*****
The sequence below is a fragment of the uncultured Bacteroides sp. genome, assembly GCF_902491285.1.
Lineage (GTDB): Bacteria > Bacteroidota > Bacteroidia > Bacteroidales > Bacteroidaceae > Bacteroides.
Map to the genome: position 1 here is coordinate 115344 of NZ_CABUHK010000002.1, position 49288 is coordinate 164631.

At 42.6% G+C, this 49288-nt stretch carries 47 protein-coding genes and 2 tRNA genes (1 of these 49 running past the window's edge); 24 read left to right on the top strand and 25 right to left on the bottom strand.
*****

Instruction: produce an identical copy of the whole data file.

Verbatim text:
The sequence below is a fragment of the uncultured Bacteroides sp. genome, assembly GCF_902491285.1.
Lineage (GTDB): Bacteria > Bacteroidota > Bacteroidia > Bacteroidales > Bacteroidaceae > Bacteroides.
Map to the genome: position 1 here is coordinate 115344 of NZ_CABUHK010000002.1, position 49288 is coordinate 164631.

At 42.6% G+C, this 49288-nt stretch carries 47 protein-coding genes and 2 tRNA genes (1 of these 49 running past the window's edge); 24 read left to right on the top strand and 25 right to left on the bottom strand.